Traceability and its importance to support the reduction in deforestation

The Leather Working Group ESG certification is the most credible and comprehensive audit of leather manufacturers available today. The audit has been developed over 15 years in collaboration with brands, leather manufacturers and NGOs, and covers critical areas of leather manufacturing to drive compliance with appropriate environmental stewardship and governance.

The scope of the audit covers operating permits, sub-contracted operations, upstream leather manufacturing suppliers, environmental management systems, chemical management, restricted substance management, water and energy consumption targets, air and noise emissions, solid waste management, effluent treatment, health and safety, social compliance, and traceability. These are all crucial aspects to ensure the protection for both the environment and the people involved in the production of leather.

In terms of traceability and deforestation, the LWG has been working on improving traceability since its inception in 2005. We formalised this work in collaboration with Greenpeace and NWF in 2007/8 to improve traceability within the Brazilian sector agreeing on specific requirements that were added to the audit standard at that time. This requirement enabled brands to identify suppliers in Brazil that could define the exact location of slaughterhouses, and the date of slaughter, enabling direct farms to be identified. A major objective of this programme was to raise awareness of the concerns about deforestation within the leather supply chain in Brazil.

Improving traceability is a key priority of the LWG and the latest audit standard, P7, published in 2021, contains expanded requirements for traceability. There are 3 sections that address traceability: the assessment of the continuity of certification between manufacturers to incentivise improvements and adoption of LWG certification, as well as the assessment of both incoming and outgoing traceability.

In the Incoming Traceability section, the LWG audit scores manufacturers on their ability to trace their hides/skins, either physically or through documentation, to the slaughterhouse stage.  With an additional regional level recently being included to consider areas where informal slaughter is prevalent.

There are also additional requirements for hides that are sourced from Brazil and Paraguay. These work to ensure that suppliers are not involved in deforestation, invasion of indigenous lands and/or protected areas of the Amazon biome and Paraguayan Chaco biome. To achieve a score for this section, as a minimum, certified sites must provide a declaration of compliance. However, compliance through additional evidence, such as an IBAMA report and/or copy of evidence of compliance from meatpacker’s in-house monitoring system, and/or copy of report from a 3rd party monitoring service provider, is incentivised through the protocol scoring system. The scope of these traceability requirements has been developed and agreed with WWF and NWF, both of whom have significant projects and experience on the ground in Brazil, working to reduce deforestation over the past 15 years.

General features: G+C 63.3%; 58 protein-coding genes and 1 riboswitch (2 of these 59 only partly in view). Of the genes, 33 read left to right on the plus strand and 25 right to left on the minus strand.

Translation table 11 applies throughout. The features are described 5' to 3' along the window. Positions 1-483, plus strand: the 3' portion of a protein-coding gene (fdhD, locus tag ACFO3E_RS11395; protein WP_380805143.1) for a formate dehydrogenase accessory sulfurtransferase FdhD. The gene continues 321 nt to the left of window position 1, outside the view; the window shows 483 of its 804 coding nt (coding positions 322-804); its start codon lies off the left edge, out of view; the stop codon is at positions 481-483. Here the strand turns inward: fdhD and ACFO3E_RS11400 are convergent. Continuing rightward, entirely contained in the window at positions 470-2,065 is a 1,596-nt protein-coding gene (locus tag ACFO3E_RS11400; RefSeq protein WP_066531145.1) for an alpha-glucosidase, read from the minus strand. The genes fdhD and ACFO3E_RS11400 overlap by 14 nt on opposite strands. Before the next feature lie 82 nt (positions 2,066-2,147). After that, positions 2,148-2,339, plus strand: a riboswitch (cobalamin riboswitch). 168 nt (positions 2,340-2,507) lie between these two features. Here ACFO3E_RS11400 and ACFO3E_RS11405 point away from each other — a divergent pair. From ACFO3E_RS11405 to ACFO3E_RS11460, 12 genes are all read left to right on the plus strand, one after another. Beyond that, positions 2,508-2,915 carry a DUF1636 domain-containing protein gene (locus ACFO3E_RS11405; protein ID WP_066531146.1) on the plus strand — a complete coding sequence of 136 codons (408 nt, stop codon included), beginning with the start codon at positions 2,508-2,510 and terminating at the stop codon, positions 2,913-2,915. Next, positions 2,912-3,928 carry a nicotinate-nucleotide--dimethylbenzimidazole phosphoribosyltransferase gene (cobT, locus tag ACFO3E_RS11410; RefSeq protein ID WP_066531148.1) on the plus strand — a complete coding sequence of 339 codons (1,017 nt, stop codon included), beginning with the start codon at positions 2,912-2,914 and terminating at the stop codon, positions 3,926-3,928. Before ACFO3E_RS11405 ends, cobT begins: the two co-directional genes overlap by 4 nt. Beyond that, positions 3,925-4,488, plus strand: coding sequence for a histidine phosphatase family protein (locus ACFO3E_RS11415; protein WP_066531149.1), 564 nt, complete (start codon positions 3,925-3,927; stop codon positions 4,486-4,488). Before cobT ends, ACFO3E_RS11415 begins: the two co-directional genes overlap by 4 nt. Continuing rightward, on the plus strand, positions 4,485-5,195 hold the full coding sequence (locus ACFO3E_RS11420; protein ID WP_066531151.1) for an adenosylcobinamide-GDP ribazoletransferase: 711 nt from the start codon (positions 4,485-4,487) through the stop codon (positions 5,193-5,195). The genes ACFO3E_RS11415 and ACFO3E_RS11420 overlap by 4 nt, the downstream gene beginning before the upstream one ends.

The LWG audit is constantly evolving, with incremental changes being made that ensure requirements are realistic and achievable for the majority. The same is true for the newly developed traceability requirements. With the 2-year audit cycle, these will take time to be adopted by all, with the next stage of requirements being adopted in-line with the future version of the LWG Audit Standard, P8. In this way, we drive continuous improvement, and maintain the engagement of the LWG certified leather manufacturers.

Deforestation is a special focus area, and LWGs vision for the future is for a 100% deforestation and conversion free leather. LWG value the expert advice from our partner organisations NWF & WWF to help drive this change.  LWG welcomed both WWF and NWF as members in 2021 in recognition of the value of these partnerships. 

Issues related to deforestation are complex, and the journey to address these will take time and need both realistic and achievable goals with cross sector collaboration. To further this agenda, the LWG has agreed new projects with NWF and WWF to further develop transparency and traceability on the ground. We are also in discussions with the Consumer Goods Forum beef working group with the intention to collaborate and share data between the sectors to augment the LWG’s existing data and further industry progress to enforce deforestation commitments.

The LWG works in partnership with brands who are encouraged to maintain and implement their own due diligence and risk assessments of their supply chain partners to assess what level of certification has been achieved.  LWG certification is proof of comprehensive auditing at the leather manufacturing stage.  We provide specific guidance on what claims can be made related to the meaning of LWG membership for brands and the level of commitment this demonstrates in improving the social and environmental impacts of leather production. 

Further to this, we are also now working to develop chain of custody requirements beyond the leather manufacturing stage.  This will enable additional supply chain transparency, which will allow for fur due diligence measures where any risk is identified. This will be developed in line with the LWG Traceability Roadmap, which will be published in early 2022. 

We are engaged with stakeholders across the leather and beef sector with particular focus on South America, working in partnership to develop deforestation and conversion free certification as a crucial incremental step for the leather industry.  The LWG values collaborations and open dialogue with all stakeholders that share these objectives to work to eradicate all forms of deforestation.

Please reach out to us for more information.